Job White Pages

Also available in print at the Central Library
Available from the VPL Digital Library | Explore our Digital Library page
Access at VPL locations only

Online Job Postings

  • ECO Canada
    Membership required to access site (free to register)
  • University Affairs Careers
    Job listings in the higher education sector. Can browse for jobs under “Discipline – Biological and Biomedical Sciences”.
  • BC JobConnect  **must have permanent resident number**
    newcomers can post their skills, education and work experience to BC employers looking for workers

Professional Associations’ Career Resources

Identifying the Right Position

When you browse job advertisements, you’ll find a wide range of different job titles that are relevant.

For biologists and related scientists, look at these related job titles:

  • Biologist
  • Botanist
  • Cell biologist
  • Ecologist
  • Marine biologist
  • Microbiologist
  • Pharmacologist
  • Physiologist
  • Zoologist

For a complete list see:  National Occupational Classification (for 2121)

Creating a List of Potential Employers

You can use directories to produce lists of laboratories, environmental consulting companies, biotechnology companies, educational institutions and other employers in the Lower Mainland or BC. Contact them directly to find out if they’re hiring.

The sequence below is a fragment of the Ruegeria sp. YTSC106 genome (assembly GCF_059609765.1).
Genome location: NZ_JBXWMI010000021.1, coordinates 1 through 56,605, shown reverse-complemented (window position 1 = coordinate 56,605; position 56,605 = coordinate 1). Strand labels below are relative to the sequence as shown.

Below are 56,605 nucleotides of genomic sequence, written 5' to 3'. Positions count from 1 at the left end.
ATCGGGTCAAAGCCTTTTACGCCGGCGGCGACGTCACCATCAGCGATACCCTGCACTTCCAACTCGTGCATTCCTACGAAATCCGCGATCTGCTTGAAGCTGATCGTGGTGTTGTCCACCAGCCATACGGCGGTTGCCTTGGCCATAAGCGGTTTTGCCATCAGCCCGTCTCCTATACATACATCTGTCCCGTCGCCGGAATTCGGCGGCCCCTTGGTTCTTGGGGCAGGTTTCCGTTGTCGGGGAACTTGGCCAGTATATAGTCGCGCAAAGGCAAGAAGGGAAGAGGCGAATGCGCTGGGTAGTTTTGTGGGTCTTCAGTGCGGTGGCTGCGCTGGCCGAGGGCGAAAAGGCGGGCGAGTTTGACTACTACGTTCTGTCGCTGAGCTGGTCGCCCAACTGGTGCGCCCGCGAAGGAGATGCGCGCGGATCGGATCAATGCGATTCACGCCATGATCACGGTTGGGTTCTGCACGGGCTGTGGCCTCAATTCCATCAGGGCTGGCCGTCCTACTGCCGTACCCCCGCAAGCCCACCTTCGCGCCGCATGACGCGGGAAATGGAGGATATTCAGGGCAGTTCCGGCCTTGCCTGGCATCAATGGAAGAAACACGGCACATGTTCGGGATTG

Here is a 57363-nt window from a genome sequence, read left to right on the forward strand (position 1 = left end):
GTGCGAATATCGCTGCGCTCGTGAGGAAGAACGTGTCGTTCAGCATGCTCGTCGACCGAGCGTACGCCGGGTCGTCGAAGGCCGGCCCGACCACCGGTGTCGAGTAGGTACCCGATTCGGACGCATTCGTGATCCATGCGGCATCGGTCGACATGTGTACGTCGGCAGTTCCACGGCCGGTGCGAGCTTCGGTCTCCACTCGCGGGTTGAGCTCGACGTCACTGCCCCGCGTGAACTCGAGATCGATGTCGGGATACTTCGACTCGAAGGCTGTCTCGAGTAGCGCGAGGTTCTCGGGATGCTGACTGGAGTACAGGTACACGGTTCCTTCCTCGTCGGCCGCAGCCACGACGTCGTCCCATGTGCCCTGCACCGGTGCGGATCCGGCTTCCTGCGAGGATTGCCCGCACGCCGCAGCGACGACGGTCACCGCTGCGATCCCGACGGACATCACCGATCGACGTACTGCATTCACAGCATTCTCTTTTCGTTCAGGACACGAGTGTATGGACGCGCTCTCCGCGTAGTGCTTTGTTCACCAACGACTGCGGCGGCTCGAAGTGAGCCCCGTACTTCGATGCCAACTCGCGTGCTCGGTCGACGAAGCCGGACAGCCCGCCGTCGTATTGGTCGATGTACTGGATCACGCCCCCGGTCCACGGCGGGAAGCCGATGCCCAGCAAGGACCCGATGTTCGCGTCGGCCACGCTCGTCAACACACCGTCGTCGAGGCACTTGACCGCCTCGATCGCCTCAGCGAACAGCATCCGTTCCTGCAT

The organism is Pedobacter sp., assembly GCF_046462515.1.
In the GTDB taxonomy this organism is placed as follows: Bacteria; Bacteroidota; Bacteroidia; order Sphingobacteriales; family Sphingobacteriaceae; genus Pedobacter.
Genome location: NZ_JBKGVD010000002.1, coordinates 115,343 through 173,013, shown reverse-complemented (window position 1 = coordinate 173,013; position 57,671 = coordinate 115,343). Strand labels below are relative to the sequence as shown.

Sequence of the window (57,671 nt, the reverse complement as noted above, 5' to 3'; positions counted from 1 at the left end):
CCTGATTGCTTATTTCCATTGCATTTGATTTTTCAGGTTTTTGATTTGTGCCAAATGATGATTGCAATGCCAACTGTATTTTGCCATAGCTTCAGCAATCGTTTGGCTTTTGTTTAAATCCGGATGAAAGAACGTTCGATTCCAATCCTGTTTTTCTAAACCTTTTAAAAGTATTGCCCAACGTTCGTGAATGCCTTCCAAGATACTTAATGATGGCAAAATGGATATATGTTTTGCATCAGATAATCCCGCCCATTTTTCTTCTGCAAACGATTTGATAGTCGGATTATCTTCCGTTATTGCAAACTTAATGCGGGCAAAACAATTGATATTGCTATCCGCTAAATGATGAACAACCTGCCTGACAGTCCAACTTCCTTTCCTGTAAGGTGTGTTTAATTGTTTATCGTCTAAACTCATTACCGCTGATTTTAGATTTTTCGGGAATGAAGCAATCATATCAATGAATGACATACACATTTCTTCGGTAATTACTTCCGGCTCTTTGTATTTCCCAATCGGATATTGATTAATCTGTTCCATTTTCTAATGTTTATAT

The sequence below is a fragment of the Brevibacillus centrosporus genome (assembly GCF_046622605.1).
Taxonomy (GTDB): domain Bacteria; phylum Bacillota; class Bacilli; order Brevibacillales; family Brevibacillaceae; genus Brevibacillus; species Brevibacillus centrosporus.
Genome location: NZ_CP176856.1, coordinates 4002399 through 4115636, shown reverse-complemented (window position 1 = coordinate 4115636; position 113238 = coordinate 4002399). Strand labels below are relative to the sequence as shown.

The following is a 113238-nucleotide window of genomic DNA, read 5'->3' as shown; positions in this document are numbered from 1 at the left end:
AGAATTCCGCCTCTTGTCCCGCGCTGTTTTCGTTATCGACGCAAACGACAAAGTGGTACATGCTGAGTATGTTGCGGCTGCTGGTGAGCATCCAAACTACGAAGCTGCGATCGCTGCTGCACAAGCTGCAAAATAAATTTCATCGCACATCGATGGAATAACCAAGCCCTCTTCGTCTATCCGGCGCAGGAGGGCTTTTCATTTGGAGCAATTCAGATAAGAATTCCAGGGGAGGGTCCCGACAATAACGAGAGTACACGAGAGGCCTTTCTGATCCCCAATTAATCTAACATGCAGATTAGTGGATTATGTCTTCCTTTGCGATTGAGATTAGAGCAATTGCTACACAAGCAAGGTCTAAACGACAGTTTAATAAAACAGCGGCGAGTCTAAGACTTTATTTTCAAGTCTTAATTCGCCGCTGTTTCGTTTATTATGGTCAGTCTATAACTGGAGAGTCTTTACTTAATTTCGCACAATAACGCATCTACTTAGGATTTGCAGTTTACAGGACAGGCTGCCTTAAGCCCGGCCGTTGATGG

• Canadian Biotechnology
    Available at the Central Library, Level 4, 660.605 C21
  • Canadian Environmental Resource Guide
    Available at the Central Library, Level 4, 363.70025 C21
  • Reference Canada
    Click on “Start Search” beside Canadian Businesses, then select the “Advanced Search” button.
    Select both “Keyword/SIC/NAICS” under Business Type and “City” under Geography.
    In the top search box enter “biologists” OR “biological” and click LOOKUP.
    Select the appropriate headings.
    Lower down, select the Province, choose the cities, and click the “View Results” button.
    NOTE: You can access this database from a Library computer. If you are using a computer from outside the Library, you will need a Vancouver Public Library card to login to this database. After clicking on the database name, you will be asked to enter your library card number and PIN (usually last four digits of your telephone number).

Applying for a Job

In Canada, employers usually expect to receive a resume or curriculum vitae and a cover letter that identifies the position you are applying for and summarizes your relevant experience.
Use the library catalogue to find books on writing resumes and cover letters specific to your industry.
To learn about applying for jobs in Canada, use the following pathfinders:

Getting Help from Industry Sources

Industry Associations

Associations for biologists in BC and Canada can provide information and assistance. Registration and fees are required for membership.

Industry Journals

Search the Vancouver Public Library catalogue for journals related to your profession. Examples at the Central Library:

  • BioNews / Association of Professional Biologists of British Columbia
    Also available at the Central Library, 639.905 B6151